Bird of the month: Eastern Spinebill
Posted on 23 April, 2020 by Ivan
Welcome to our third Bird of the month, a partnership between Connecting Country and BirdLife Castlemaine District. Each month we’re taking a close look at one special local bird species. We’re excited to be joining forces to deliver you a different bird each month, seasonally adjusted, and welcome any suggestions from the community. We are lucky enough to have the talented and charismatic Jane Rusden from BirdLife Castlemaine District writing about our next bird of the month, with assistance from the brilliant Damian Kelly. You may be familiar with the third bird off the ranks.
Eastern Spinebill (Acanthorhynchus tenuirostris)
This month has seen the return of the Eastern Spinebill to Central Victoria, as they leave higher elevations for the winter. I’ve noticed them feeding on Rock Correa around my house and Geoff Park wrote about their return on his blog, of course, accompanied by his stunning photos. This is a species that has adapted to gardens and will utilise non-native species of flowering plants, such as Salvia, in their search for nectar. Did I mention Correa, they LOVE Correa.
The Eastern Spinebill, though a Honeyeater, is arguably our local answer to the humming bird, as they have a habit of hovering whilst using their long curved bills to probe flowers. This ability means they can feed on nectar plants too delicate for birds to actually land on. In addition, they eat plants and a large assortment of insects. If you’ve read Tim Lowe’s book ‘Where Song Began’, you’ll know birds use nectar for energy, but its’ relatively low nutrient levels mean birds look to insects for minerals and other nutrients.
So here’s an interesting thing: through our research on this gorgeous little honeyeater, Damian Kelly and I noticed an anomaly that we can’t get to the bottom of. The guide books say that during the summer Eastern Spinebills retreat from low elevations to higher elevations and can be found in places like the High Country. However, around mid elevations such as Cottles Bridge (north east of Melbourne VIC), they can be found all year round. Young birds are known to travel larger distances and usually appear locally before the mature adults do. However, an extensive long-term study across most of their range (from South Australia, through Victoria to New South Wales) from 1984 to 1999 involved mist netting and banding 39,572 Eastern Spinebills with a re-capture of 3,602 birds. The study discovered that 99% of re-captured birds were less than 10 km from their original banding location. In short, they had moved very little distance at all, but the same cannot be said for our local birds. It would be fascinating to know what’s going on here.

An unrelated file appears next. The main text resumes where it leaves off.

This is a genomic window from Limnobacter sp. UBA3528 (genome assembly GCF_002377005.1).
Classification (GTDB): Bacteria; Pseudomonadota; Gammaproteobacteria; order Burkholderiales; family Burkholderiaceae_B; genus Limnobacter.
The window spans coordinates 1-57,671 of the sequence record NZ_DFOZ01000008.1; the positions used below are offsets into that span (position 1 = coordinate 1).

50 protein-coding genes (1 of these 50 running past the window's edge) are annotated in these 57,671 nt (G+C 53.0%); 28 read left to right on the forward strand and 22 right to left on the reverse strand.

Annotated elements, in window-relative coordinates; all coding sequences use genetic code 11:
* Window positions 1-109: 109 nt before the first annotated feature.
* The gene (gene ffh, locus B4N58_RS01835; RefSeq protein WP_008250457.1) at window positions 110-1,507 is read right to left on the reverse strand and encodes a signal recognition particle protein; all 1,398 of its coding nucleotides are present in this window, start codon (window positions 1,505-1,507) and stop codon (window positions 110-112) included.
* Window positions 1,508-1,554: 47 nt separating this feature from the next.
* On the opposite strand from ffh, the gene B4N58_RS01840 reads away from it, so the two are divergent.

Perhaps this is a highly adaptable bird? It will nest under verandahs and utilise non-native food sources such as fuschia, move if it has to, or not if it doesn’t. For a small bird they are reasonably long lived. In the study mentioned above, one individual was banded as an adult, then caught six more times during the study period, which means it was an adult for at least 13 years and 2 months.
I suspect there’s much going on with the Eastern Spinebill, much more than feeding on their favourite Correa and being chased across the garden by other honeyeaters, which is how we often see them. Anyone up for a PhD on Eastern Spinebills …?
To listen to the varied and lovely calls of the Eastern Spinebill, and see a map of its distribution, please – click here
Written by Jane Rusden
Research by Damian Kelly and Jane Rusden
Photos by Damian Kelly